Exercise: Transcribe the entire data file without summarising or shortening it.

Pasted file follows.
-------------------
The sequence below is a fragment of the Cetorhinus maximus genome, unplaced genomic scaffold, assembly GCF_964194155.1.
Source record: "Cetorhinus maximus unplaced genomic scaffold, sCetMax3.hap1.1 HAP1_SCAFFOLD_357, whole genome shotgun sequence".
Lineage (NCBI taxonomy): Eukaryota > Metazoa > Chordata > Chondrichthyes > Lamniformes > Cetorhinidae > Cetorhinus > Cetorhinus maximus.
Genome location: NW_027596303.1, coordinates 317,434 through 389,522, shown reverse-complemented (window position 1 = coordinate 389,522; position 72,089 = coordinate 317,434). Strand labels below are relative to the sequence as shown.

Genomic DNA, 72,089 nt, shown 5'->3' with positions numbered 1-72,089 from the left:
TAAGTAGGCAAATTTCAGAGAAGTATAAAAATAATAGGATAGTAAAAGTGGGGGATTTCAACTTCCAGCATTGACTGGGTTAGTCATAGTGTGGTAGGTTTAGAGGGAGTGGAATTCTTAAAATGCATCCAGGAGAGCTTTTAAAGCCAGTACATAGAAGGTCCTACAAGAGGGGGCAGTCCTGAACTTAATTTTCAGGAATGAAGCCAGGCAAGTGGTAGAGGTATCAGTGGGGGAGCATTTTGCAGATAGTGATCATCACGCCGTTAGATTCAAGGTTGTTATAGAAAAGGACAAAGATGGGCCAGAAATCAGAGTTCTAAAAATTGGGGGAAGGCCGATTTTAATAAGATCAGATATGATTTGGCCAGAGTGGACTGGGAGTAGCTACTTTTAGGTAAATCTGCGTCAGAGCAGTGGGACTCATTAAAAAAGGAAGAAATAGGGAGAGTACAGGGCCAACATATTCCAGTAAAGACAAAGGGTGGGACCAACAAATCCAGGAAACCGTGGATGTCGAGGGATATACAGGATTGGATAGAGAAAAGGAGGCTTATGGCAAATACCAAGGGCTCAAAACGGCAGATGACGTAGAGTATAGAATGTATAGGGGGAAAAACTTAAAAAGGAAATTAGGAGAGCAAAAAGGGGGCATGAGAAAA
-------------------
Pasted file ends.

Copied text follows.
The sequence below is a fragment of the Cetorhinus maximus genome, unplaced genomic scaffold, assembly GCF_964194155.1.
Source record: "Cetorhinus maximus unplaced genomic scaffold, sCetMax3.hap1.1 HAP1_SCAFFOLD_357, whole genome shotgun sequence".
Lineage (NCBI taxonomy): Eukaryota > Metazoa > Chordata > Chondrichthyes > Lamniformes > Cetorhinidae > Cetorhinus > Cetorhinus maximus.
Genome location: NW_027596303.1, coordinates 317,434 through 389,522, shown reverse-complemented (window position 1 = coordinate 389,522; position 72,089 = coordinate 317,434). Strand labels below are relative to the sequence as shown.

Genomic DNA, 72,089 nt, shown 5'->3' with positions numbered 1-72,089 from the left:
TAAGTAGGCAAATTTCAGAGAAGTATAAAAATAATAGGATAGTAAAAGTGGGGGATTTCAACTTCCAGCATTGACTGGGTTAGTCATAGTGTGGTAGGTTTAGAGGGAGTGGAATTCTTAAAATGCATCCAGGAGAGCTTTTAAAGCCAGTACATAGAAGGTCCTACAAGAGGGGGCAGTCCTGAACTTAATTTTCAGGAATGAAGCCAGGCAAGTGGTAGAGGTATCAGTGGGGGAGCATTTTGCAGATAGTGATCATCACGCCGTTAGATTCAAGGTTGTTATAGAAAAGGACAAAGATGGGCCAGAAATCAGAGTTCTAAAAATTGGGGGAAGGCCGATTTTAATAAGATCAGATATGATTTGGCCAGAGTGGACTGGGAGTAGCTACTTTTAGGTAAATCTGCGTCAGAGCAGTGGGACTCATTAAAAAAGGAAGAAATAGGGAGAGTACAGGGCCAACATATTCCAGTAAAGACAAAGGGTGGGACCAACAAATCCAGGAAACCGTGGATGTCGAGGGATATACAGGATTGGATAGAGAAAAGGAGGCTTATGGCAAATACCAAGGGCTCAAAACGGCAGATGACGTAGAGTATAGAATGTATAGGGGGAAAAACTTAAAAAGGAAATTAGGAGAGCAAAAAGGGGGCATGAGAAAA